The symptoms of an Anger Disorder do not always seem evident to others. Therapy can work with patients to identify the unique features and triggers of their situation.
An anger disorder is a disease that requires treatment and compassion, but victims of someone with an anger disorder should not stay in dangerous situations out of compassion. Those victimized by someone with an anger disorder should seek help and counseling.
Anger as a Sign of Depression
Something not commonly known is that inappropriate anger can be a sign of depression. Depression can cause a toxic internal monologue that causes the individual to act out in frustration. Depression, therefore, has a much wider range of symptoms than the stereotype would suggest and can compound anger issues in someone with disordered anger.
Counseling and medication can benefit patients with disordered anger and depression, helping them to develop better coping skills and understanding of themselves.
The nature and intensity of disordered anger makes many patients feel that they will never be able to control or manage it. Managing anger is a balance between not bottling feelings but also not turning to destructive patterns. Counseling can help an individual find their own unique balance and way through anger management.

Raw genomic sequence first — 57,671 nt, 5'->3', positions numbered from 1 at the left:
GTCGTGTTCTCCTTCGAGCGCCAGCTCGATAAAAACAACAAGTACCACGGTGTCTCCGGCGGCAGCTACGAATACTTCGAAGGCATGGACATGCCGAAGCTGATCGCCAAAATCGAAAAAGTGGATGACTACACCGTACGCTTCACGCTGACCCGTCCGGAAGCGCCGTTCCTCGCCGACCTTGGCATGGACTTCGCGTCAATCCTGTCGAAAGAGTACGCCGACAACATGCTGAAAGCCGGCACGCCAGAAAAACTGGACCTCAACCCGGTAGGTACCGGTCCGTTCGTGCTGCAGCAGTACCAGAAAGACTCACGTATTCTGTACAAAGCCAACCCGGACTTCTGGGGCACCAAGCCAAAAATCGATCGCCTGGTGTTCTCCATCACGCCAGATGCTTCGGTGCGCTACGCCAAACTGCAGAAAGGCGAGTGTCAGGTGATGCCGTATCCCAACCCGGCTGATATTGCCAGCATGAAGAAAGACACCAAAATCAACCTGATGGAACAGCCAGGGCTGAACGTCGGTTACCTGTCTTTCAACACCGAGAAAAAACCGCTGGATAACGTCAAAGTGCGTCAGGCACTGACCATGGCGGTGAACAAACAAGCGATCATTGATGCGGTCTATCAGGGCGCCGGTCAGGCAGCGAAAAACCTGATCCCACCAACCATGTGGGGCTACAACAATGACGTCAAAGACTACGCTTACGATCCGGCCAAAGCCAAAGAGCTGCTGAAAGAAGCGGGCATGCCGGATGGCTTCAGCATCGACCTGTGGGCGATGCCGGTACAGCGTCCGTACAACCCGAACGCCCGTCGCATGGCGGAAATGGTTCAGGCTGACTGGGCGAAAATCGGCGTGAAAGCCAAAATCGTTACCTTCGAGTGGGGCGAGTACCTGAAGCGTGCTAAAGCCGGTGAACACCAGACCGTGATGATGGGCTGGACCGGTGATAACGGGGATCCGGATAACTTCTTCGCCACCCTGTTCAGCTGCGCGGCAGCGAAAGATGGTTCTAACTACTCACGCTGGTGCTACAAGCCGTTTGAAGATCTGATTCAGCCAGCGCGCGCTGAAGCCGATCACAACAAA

Letting the anger go in constructive ways is key. If you experience disordered anger, the following techniques can help:
- Take a beat, then speak. Anger can make us say impulsive and hurtful things. When you begin to feel angry, take a moment to pause and think before speaking.
- Give calm voice to feelings. Calming down doesn’t mean not addressing your feelings or ignoring them. Give voice to the feelings you experienced in a calm way.
- Forgive. Don’t hold on to the negative after-effects of a disagreement. Release your anger and forgive.
- Get regular exercise. Exercise is a great way to release excess energy. It also can help you maintain a better balance in life.
These techniques can be effective with mild cases of disordered anger, but working with a counselor is key to long term success. Any patient with an anger disorder should consider seeking the help of a mental health professional.
Anger Management Therapy
There are several types of therapeutic intervention that can help those with anger disorders. These can include therapy, medication, inpatient treatment or some combination thereof.
In individual therapy, the patient works with the therapist to identify triggers and develop new coping skills. Patients may also consider group therapy in which patients with similar issues discuss their experience with anger management.
Patients whose anger issues are comorbid with severe depression or those with violent, disordered anger may require inpatient treatment. In inpatient treatment, the patient stays in a facility in the care of professionals for some days and receives individual and group therapy,
Medication can also help anger disorders. Medication can offer short term and long term solutions to anger management.